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CAPE FEAR MEMORIAL BRIDGE: Updates, resources, and context

Nantahala and Pisgah Forest final plan released

Looking Glass Rock, Brevard, NC
Sara Parlier
Looking Glass Rock, Brevard, NC

The Forest Service released the long-awaited plan for the million acres of forest in Western North Carolina. The plan has been in the works for more than a decade. Last January, the final draft plan was released, and stakeholders submitted their objections. 

“The forest plan is a framework to address incredibly complex challenges like climate change and invasive species, impacts from development on adjacent private lands, and high levels of visitor use,” James Melonas, forest supervisor of the National Forests in North Carolina, said in a press release.

The plan centers around four themes, according to the release: connecting people to the land, sustaining healthy ecosystems, providing clean and abundant water, and partnering with others.

It identifies 49,000 acres for newly recommended wilderness, adding to the 66,000 acres of designated wilderness already found on the forest, the release said.

“The revised plan has been developed with extensive input over many years,” Melonas said. “We appreciate the passion, creativity, and patience of all our partners and communities working with us to build a plan that reflects multiple values while ensuring our national forests are sustained for generations to come.”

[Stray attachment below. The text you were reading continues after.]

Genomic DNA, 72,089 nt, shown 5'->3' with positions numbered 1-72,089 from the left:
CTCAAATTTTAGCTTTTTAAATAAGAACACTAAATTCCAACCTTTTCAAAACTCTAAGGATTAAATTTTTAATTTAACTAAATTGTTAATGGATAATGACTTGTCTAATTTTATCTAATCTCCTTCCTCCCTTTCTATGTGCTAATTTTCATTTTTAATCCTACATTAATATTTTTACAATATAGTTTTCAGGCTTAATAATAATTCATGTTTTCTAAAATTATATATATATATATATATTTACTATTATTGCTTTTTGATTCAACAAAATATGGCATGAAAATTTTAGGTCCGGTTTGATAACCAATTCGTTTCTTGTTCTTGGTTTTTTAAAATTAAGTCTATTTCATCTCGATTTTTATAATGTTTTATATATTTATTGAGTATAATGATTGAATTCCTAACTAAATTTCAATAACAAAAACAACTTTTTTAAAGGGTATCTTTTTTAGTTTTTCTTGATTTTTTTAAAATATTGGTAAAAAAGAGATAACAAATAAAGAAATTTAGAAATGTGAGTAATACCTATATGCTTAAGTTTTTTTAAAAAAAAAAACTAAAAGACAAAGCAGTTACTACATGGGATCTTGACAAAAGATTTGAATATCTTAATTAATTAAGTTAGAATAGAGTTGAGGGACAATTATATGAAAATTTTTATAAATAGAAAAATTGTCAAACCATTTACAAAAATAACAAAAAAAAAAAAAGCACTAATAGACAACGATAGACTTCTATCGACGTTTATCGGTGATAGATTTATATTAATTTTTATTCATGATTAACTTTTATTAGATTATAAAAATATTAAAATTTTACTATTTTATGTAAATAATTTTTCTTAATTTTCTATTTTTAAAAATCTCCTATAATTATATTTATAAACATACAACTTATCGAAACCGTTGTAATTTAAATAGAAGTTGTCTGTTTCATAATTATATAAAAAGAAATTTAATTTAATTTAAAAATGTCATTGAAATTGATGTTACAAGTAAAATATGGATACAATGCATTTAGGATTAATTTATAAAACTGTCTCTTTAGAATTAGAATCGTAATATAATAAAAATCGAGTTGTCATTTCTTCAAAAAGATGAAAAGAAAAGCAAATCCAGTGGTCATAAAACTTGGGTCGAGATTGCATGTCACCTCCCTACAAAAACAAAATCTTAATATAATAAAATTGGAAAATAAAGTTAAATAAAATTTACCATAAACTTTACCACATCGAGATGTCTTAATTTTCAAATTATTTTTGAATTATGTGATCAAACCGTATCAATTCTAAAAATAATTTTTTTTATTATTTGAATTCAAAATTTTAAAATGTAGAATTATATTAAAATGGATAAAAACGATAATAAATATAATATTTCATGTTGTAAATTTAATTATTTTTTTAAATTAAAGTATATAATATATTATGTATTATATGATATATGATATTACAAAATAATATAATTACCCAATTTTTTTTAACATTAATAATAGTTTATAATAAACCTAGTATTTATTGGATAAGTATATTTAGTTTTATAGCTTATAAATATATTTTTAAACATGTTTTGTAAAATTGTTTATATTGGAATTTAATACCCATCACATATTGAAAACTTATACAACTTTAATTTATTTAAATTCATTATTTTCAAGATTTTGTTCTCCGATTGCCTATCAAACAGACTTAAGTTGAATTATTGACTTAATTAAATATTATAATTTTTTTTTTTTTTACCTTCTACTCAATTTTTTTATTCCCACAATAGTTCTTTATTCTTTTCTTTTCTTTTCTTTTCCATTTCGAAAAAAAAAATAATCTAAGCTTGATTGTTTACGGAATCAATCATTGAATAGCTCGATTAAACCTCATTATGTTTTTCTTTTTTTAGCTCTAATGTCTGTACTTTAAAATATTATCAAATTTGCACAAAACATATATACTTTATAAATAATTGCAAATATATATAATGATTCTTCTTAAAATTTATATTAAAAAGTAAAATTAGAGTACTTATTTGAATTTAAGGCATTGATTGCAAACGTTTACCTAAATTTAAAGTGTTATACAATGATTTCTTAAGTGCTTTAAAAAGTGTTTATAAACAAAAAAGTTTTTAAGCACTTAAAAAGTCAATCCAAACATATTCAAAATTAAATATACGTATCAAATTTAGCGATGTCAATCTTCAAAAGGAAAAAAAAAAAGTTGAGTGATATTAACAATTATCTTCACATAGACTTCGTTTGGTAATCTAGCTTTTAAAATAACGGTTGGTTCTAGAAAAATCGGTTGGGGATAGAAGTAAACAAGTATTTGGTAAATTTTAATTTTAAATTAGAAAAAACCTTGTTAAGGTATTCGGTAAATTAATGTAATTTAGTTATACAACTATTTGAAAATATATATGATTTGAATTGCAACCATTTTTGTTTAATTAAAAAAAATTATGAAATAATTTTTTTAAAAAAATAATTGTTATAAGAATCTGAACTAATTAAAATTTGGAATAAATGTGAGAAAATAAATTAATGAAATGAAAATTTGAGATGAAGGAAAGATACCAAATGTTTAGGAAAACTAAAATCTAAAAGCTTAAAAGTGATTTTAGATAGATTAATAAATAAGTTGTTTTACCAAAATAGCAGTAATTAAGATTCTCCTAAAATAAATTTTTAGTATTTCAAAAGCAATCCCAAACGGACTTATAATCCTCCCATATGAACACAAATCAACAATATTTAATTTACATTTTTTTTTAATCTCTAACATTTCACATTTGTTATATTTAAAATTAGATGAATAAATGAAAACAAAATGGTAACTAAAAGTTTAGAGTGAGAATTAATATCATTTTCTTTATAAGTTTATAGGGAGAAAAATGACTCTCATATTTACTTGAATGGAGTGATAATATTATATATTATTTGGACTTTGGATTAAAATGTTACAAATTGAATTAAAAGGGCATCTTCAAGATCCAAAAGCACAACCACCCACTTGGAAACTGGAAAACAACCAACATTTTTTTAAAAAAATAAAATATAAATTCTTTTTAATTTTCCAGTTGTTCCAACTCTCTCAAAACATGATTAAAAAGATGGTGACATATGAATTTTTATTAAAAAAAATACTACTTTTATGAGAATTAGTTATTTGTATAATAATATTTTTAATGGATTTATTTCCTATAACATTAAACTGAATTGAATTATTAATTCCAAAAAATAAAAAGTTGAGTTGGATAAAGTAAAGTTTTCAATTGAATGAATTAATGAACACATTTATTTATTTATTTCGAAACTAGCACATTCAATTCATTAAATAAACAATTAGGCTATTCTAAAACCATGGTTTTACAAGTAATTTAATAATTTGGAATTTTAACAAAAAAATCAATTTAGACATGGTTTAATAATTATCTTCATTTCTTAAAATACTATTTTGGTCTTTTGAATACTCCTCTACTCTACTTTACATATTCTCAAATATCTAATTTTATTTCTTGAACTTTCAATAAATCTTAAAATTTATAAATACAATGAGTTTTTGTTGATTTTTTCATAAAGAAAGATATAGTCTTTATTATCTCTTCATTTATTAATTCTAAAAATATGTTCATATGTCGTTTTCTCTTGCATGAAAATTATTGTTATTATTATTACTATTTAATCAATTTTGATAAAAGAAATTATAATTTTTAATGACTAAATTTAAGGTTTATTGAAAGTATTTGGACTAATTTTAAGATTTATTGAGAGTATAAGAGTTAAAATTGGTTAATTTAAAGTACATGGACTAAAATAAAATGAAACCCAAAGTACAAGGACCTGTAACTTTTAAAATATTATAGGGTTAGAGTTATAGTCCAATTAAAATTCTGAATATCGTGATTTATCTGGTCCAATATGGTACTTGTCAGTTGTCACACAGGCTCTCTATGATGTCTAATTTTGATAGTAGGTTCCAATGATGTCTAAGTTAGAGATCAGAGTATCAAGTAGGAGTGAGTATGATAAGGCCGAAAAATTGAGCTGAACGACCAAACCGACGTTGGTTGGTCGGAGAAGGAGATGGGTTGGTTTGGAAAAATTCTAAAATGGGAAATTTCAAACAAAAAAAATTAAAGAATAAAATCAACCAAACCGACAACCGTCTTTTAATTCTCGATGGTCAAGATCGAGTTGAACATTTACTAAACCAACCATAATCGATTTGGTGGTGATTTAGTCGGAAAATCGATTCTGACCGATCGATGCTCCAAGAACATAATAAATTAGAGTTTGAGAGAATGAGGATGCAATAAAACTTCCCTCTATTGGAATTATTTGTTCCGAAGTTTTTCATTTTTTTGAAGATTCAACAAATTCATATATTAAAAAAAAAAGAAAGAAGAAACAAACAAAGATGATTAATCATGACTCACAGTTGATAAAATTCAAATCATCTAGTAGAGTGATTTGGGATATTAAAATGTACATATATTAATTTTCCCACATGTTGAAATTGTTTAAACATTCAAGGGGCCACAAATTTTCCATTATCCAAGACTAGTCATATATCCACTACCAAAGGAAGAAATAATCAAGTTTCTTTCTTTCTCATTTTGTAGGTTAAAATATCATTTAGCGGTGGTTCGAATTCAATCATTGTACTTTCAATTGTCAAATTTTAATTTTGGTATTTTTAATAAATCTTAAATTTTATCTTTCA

The plan was expected at the end of January. A spokesperson declined to give BPR a specific reason for the delay at the beginning of February.

Melonas says one example of the new revised plan is the new Tribal Forest Protection agreement the Forest Service has with the Eastern Band Cherokee Indians.

Secretary of Agriculture and Natural Resources for the Eastern Band of Cherokee Indians Joseph Owle told BPR that the agreement has strengthened the relationship between the Forest Service and the tribe.

“They look at the management of these areas in a co-stewardship fashion. So including the tribe in these decisions and asking for input and then sharing in the execution of some of the projects,” Owle said in January.

The 361-page final plan, the 754-page environmental impact statement, the 95-page record of decision and all other documentation about the plan are available on the Forest Service website.

Lilly Knoepp is Senior Regional Reporter for Blue Ridge Public Radio. She has served as BPR’s first fulltime reporter covering Western North Carolina since 2018. She is from Franklin, NC. She returns to WNC after serving as the assistant editor of Women@Forbes and digital producer of the Forbes podcast network. She holds a master’s degree in international journalism from the City University of New York and earned a double major from UNC-Chapel Hill in religious studies and political science.